A new strategy for producing antibacterial textile surfaces using silver nanoparticles

A new strategy for producing antibacterial textile surfaces using silver nanoparticles 1 Introduction</h5> Bacterial infection is a potential risk to human life. Many antibacterial agents such as quaternary ammonium salts, phenols, peroxides and halogen-releasing compounds have been so far used to decrease the risk of dermal, oral or breathing. Even if some of these agents are not possible to apply to foods, textiles, filters, etc. due to their toxicity and poor efficiency, silver or silver ions are known as powerful antibacterial agents because they are effective against 650 disease-causing organisms in the body, even at low concentrations [1–3] and relatively nontoxic for human cells [4] . Therefore, silver in various forms such as metallic, ionic and nanoparticle has attracted great interest for last two decades and are ideally suited for a wide range of applications in research and industrial applications. One of the applications of silver nanoparticles is to enhance antibacterial properties of textiles materials. All types of textiles, such as synthetic or natural fibers, have no resistance to bacteria and/or pathogens. Consequently, many works involving silver nanoparticles have been reported to enhance antibacterial activity of textile fabrics. For example, Duran et al. [5] incorporated silver nanoparticles synthesized by fungi on cotton fabrics, and demonstrated that they show good http://www.deepdyve.com/assets/images/DeepDyve-Logo-lg.png Chemical Engineering Journal Elsevier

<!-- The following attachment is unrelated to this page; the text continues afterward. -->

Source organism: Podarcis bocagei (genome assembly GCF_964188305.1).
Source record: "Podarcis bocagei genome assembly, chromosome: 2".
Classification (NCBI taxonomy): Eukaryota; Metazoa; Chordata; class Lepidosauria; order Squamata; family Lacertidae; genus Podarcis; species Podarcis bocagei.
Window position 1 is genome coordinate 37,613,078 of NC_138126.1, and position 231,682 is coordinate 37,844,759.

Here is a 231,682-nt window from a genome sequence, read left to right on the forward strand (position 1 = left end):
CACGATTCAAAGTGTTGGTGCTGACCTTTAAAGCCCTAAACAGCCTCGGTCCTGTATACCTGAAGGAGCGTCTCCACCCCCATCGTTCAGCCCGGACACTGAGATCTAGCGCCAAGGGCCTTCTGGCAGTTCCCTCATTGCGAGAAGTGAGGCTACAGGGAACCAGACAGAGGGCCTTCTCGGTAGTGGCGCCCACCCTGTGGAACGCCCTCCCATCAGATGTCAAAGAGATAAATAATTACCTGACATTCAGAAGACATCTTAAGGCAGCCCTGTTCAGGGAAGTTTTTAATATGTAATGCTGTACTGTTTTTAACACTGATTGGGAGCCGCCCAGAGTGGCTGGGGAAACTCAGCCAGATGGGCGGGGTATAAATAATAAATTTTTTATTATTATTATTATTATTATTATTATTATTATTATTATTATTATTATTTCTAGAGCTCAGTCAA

A new strategy for producing antibacterial textile surfaces using silver nanoparticles

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Publisher
Elsevier
Copyright
Copyright © 2013 Elsevier B.V.
ISSN
1385-8947
eISSN
1873-3212
D.O.I.
10.1016/j.cej.2013.05.018
Publisher site
See Article on Publisher Site

Abstract

1 Introduction</h5> Bacterial infection is a potential risk to human life. Many antibacterial agents such as quaternary ammonium salts, phenols, peroxides and halogen-releasing compounds have been so far used to decrease the risk of dermal, oral or breathing. Even if some of these agents are not possible to apply to foods, textiles, filters, etc. due to their toxicity and poor efficiency, silver or silver ions are known as powerful antibacterial agents because they are effective against 650 disease-causing organisms in the body, even at low concentrations [1–3] and relatively nontoxic for human cells [4] . Therefore, silver in various forms such as metallic, ionic and nanoparticle has attracted great interest for last two decades and are ideally suited for a wide range of applications in research and industrial applications. One of the applications of silver nanoparticles is to enhance antibacterial properties of textiles materials. All types of textiles, such as synthetic or natural fibers, have no resistance to bacteria and/or pathogens. Consequently, many works involving silver nanoparticles have been reported to enhance antibacterial activity of textile fabrics. For example, Duran et al. [5] incorporated silver nanoparticles synthesized by fungi on cotton fabrics, and demonstrated that they show good

Journal

Chemical Engineering JournalElsevier

Published: Jul 15, 2013

References

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